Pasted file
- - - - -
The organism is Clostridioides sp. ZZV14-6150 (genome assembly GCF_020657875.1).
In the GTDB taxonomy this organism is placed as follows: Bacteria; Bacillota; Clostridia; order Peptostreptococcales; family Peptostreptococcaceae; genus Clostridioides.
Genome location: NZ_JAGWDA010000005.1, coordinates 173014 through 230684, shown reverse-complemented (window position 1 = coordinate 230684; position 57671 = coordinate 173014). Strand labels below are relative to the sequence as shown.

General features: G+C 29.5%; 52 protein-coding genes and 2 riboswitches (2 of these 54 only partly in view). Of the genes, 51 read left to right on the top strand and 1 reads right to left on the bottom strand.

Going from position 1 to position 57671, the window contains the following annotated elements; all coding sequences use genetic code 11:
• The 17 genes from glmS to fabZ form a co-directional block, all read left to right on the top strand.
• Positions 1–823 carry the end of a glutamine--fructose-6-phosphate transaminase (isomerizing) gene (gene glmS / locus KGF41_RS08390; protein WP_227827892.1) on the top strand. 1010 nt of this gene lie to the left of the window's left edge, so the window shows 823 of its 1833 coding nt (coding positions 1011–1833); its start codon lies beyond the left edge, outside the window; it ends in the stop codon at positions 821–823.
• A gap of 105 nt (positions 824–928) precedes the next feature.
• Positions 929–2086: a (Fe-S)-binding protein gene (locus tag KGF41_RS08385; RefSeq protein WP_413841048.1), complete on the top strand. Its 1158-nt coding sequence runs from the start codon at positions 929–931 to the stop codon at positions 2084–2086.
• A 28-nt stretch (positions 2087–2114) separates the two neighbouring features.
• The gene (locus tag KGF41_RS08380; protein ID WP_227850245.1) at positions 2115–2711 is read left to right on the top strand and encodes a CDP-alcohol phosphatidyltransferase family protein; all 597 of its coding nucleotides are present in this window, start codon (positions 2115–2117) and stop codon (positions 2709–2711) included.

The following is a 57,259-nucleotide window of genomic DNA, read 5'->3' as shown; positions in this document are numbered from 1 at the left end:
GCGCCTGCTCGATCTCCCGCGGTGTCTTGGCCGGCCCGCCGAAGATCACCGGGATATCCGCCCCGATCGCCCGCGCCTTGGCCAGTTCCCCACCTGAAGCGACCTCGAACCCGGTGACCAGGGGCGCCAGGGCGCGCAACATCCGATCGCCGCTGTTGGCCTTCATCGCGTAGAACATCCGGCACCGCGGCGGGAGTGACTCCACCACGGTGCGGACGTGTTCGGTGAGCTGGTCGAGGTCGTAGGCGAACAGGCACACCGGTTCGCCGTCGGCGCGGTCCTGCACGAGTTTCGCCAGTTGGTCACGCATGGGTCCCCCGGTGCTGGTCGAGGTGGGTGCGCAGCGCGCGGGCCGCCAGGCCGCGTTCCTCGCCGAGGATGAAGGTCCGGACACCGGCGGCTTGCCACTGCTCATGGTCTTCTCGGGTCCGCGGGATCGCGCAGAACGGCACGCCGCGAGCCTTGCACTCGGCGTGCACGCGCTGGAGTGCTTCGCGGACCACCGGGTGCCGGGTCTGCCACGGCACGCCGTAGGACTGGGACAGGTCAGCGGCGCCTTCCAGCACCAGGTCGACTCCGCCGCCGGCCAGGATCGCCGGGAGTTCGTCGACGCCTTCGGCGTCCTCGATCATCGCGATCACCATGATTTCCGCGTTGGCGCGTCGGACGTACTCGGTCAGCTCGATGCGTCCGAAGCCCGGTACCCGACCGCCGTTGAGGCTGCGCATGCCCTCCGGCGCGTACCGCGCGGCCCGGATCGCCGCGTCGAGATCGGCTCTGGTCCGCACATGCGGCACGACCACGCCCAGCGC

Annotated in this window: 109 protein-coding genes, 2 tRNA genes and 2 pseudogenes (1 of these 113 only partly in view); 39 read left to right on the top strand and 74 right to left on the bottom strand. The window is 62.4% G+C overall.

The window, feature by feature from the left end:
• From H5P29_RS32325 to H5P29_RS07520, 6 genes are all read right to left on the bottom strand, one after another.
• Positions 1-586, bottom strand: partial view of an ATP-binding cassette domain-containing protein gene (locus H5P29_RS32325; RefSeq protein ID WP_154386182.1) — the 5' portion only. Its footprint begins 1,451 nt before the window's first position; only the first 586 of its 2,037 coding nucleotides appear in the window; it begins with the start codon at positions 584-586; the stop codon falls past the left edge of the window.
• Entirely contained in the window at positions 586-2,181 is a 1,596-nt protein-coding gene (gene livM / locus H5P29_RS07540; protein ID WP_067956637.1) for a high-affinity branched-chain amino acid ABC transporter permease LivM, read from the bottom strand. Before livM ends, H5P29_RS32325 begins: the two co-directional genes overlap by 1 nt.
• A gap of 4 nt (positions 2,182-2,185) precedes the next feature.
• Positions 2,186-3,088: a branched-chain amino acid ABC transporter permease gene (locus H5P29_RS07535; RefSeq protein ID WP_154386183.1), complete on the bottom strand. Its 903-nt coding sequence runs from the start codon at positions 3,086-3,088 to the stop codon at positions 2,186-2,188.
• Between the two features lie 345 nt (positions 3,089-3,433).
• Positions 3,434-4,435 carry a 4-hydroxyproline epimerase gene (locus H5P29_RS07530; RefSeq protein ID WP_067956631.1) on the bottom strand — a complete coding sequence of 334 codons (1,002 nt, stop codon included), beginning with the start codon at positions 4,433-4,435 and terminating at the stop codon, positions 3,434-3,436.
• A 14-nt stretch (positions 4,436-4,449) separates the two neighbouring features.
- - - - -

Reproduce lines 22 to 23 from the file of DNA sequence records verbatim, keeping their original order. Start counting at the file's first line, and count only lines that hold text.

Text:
• Positions 3,434-4,435 carry a 4-hydroxyproline epimerase gene (locus H5P29_RS07530; RefSeq protein ID WP_067956631.1) on the bottom strand — a complete coding sequence of 334 codons (1,002 nt, stop codon included), beginning with the start codon at positions 4,433-4,435 and terminating at the stop codon, positions 3,434-3,436.
• A 14-nt stretch (positions 4,436-4,449) separates the two neighbouring features.